According to my father-in-law, it's all the same.
Japanese soft rice or porridge.
My mother used to make this when we'd get sick or didn't feel well, and that's what I made for my children when they were sick, too.
Japanese American comfort food in it's simplest form.
My mother always served it with an umeboshi, a pickled plum.
All you need is rice and water.
This is a bowl specifically for washing rice, it's got little holes in the bottom and slats on the side that make it easy to pour off the water.
A wire sieve works fine, too.
To make a small pot of okayu, use 1/2 cup short or medium grain rice.
Put the rice into a pot with 4 cups of water and bring to a boil.
You can also make it with left-over rice.
Just add water to the cooked rice and boil.
It's not necessary to skim off the foam.
After the rice comes to a boil, lower the heat to the stove's lowest setting and simmer for 30 minutes.
Crack the lid so the water doesn't boil over.
That can make a mess.
After about 15 minutes, it looks like this.
Not done yet, but getting soft.
Stir the pot occasionally to be sure there's enough water and so it doesn't burn on the bottom.
You can see it's starting to get thick.
When my kids were little, I'd make okayu for them for breakfast and add a can of Campbell's Chicken Noodle soup.
Japanese American fusion.
After 30 minutes, it's thick and the rice starts to break up.
You can add a scoop of okayu to your misoshiru. I like it like that.
Or you can add some dashi, chopped leftover chicken or fish, tofu, some minced veggies or a beaten egg--any of those things will jazz it up.
But sometimes you just want it plain with salt.
You want it to be really soft but still individual kernels of rice.
My mother added about a half-teaspoon of salt, just enough to give it a hint of saltiness, because the umeboshi is salty.
If the okayu sits for a while, it will get thick. When that happens, simply add a little water and stir it up until you get the consistency you like.
I serve it with a little o-cha.
And some salted turnip tops that I made from the turnips my dad grew.
When I was a little girl, I remember watching the Olympic Games with my dad.
He was cheering for Japan--the athlete on the rings, in men's gymnastics.
I remember thinking--'Why is he cheering for Japan when we're Americans?'
I was little.
I didn't feel Japanese. I felt American.
Then I went to school.
Kids made fun of me because I looked different than they did.
They'd pull their eyes tight and say 'Ching-Chong'.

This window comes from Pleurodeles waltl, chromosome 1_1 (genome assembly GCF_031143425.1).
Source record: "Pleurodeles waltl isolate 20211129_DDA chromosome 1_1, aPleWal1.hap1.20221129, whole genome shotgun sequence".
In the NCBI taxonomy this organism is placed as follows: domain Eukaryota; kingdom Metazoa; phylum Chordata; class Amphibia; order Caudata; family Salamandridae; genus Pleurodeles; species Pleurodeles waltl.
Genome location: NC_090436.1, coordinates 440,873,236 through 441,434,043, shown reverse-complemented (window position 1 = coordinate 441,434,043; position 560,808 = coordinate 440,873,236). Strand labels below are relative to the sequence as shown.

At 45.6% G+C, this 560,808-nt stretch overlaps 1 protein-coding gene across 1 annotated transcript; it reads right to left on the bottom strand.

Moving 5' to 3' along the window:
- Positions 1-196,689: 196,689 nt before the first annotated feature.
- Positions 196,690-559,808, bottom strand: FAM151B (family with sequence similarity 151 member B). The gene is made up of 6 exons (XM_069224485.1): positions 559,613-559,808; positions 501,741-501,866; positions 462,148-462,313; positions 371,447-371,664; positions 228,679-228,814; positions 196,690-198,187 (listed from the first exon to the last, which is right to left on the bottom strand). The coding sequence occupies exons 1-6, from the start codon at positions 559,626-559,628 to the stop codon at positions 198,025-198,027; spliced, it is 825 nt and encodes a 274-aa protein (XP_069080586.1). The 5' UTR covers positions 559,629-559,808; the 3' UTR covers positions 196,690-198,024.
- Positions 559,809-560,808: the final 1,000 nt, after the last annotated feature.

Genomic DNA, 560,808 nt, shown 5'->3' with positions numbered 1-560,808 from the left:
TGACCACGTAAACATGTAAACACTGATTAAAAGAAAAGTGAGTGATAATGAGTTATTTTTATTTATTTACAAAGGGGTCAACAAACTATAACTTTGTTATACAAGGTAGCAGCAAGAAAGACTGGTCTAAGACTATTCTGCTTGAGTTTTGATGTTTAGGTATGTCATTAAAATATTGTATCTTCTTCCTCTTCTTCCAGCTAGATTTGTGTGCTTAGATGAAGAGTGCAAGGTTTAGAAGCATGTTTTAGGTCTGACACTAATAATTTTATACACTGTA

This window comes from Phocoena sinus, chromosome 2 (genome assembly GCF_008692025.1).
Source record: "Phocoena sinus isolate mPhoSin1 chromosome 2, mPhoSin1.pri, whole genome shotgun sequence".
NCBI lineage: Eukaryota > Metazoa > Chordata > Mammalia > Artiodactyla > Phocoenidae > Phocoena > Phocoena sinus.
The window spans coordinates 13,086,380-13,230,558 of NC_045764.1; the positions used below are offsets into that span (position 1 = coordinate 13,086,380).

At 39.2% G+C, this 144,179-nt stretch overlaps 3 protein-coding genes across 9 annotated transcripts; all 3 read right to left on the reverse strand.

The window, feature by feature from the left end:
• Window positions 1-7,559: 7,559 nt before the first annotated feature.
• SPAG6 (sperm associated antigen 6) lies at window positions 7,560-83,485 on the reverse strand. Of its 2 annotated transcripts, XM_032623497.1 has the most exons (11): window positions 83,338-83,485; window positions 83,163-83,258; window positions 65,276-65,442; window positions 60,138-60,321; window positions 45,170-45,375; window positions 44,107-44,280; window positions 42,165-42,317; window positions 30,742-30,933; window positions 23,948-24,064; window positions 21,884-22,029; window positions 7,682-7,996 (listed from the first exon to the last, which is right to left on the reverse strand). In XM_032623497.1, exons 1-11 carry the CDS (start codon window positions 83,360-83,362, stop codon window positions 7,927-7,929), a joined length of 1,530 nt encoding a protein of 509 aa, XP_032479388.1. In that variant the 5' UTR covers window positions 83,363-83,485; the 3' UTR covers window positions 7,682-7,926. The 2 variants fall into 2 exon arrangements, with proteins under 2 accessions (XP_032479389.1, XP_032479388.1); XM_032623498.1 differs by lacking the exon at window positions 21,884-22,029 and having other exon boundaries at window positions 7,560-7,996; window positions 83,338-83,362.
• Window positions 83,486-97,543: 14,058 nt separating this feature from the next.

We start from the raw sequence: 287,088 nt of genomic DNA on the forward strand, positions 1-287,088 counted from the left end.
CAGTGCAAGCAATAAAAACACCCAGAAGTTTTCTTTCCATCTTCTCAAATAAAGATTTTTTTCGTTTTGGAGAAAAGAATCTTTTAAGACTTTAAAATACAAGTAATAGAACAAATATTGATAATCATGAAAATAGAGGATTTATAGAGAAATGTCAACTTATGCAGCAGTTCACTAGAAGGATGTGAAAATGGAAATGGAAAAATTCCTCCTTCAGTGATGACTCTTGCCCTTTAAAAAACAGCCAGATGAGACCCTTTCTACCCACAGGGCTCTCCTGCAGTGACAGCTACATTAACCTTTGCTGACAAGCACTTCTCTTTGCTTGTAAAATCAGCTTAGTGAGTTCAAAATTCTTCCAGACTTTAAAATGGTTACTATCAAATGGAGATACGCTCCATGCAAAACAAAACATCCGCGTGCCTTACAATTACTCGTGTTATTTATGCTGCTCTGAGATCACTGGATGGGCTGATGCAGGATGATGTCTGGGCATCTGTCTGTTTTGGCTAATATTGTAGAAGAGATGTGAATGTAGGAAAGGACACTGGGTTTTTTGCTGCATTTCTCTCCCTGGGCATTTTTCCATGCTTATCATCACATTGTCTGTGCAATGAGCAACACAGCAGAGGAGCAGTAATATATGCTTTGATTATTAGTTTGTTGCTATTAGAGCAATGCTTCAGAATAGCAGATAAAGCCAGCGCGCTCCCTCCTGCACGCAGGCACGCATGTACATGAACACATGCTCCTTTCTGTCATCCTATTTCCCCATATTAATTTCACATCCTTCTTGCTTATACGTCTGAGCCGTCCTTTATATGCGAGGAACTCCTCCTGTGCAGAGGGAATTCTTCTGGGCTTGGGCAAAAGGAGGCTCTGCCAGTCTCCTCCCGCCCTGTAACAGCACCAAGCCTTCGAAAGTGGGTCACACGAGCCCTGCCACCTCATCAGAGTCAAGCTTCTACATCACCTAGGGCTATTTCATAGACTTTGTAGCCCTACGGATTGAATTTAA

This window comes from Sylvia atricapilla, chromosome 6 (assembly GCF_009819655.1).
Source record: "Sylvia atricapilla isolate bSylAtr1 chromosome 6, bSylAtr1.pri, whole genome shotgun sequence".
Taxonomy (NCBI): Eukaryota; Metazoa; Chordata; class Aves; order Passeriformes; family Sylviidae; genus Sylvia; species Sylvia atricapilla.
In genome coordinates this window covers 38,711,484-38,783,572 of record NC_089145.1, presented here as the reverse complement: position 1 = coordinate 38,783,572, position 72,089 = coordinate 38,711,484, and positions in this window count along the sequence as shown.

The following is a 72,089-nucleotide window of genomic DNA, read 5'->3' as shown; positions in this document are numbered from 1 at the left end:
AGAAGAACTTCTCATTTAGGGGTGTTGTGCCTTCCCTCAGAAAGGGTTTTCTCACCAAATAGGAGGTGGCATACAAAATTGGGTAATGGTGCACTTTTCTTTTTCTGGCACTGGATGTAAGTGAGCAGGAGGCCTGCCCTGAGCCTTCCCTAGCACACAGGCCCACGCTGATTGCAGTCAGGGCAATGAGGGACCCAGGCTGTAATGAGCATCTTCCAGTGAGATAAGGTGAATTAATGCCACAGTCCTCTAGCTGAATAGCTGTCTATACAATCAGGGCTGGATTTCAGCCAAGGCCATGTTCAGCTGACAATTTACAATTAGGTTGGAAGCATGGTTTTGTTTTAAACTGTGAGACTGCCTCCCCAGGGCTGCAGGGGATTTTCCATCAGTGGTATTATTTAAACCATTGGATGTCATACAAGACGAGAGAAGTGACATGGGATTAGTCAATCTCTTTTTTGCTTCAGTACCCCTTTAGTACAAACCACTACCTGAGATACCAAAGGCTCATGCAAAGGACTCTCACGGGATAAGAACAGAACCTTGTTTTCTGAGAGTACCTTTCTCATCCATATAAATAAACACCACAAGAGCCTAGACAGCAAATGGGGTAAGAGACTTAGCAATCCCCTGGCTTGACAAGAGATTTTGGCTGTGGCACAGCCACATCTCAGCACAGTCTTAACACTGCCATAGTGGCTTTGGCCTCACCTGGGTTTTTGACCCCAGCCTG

Not a lot. But enough.
When you're little, it's hard to understand.
My grandparents were Japanese, they spoke Japanese.
We spoke English at home, and from what I could see, we were the same as our neighbors. We just looked different, but so did they. Some were blondes, some brunettes, some had freckles. My friend's dad had a tattoo on his arm and a naked lady on a calendar in his garage.
But we weren't the same. We had the Japanese community. I didn't understand it until I got older.
I went to Japanese language school, did Japanese dancing, odori, at community center picnics and made friends that were Japanese Americans, like me. I learned about what my parents and their friends called 'camp', the Japanese American internment during WWII.
The same girls I went to Japanese school with are the same girls I did Japanese dancing with, and we're still great friends today.
We have a unique shared experience.
A friend and I traveled to Nagoya, Japan, several years ago. While we were walking back to her house from the train station, a woman, a generation older than me, stopped me.
She said she had heard us talking, her hobby was studying English so she understood us a little, and was curious.
"You look Japanese, but I can tell from your speech and mannerisms that you are not. Where are you from?"
I gave her a big smile.
"I'm from Los Angeles. A-me-ri-ka-jin desu."
The friend we were visiting said that is unusual. People don't stop you on the street to ask you something. Japanese people respect each others' space and generally won't intrude upon it.
I'm grateful she did.
It all kind of came together for me in that instant, and I learned a lot about myself and people in general.
It's all about perception.
My sister-in-law is from Japan. She tells me, 'You are not Japanese. I am Japanese. You are American.'
I know that I am uniquely Japanese American. The things I think of as Japanese are old-fashioned in today's Japan, since they come from my grandmother's time, pre-WWII. I know my grandparents came from Fukuoka, Japan, but I don't know of any relatives there on my side of the family.
But I am Japanese enough to want to make okayu as comfort food.
Our thoughts and prayers go out to the people of Japan.
No printable recipe for this one yet.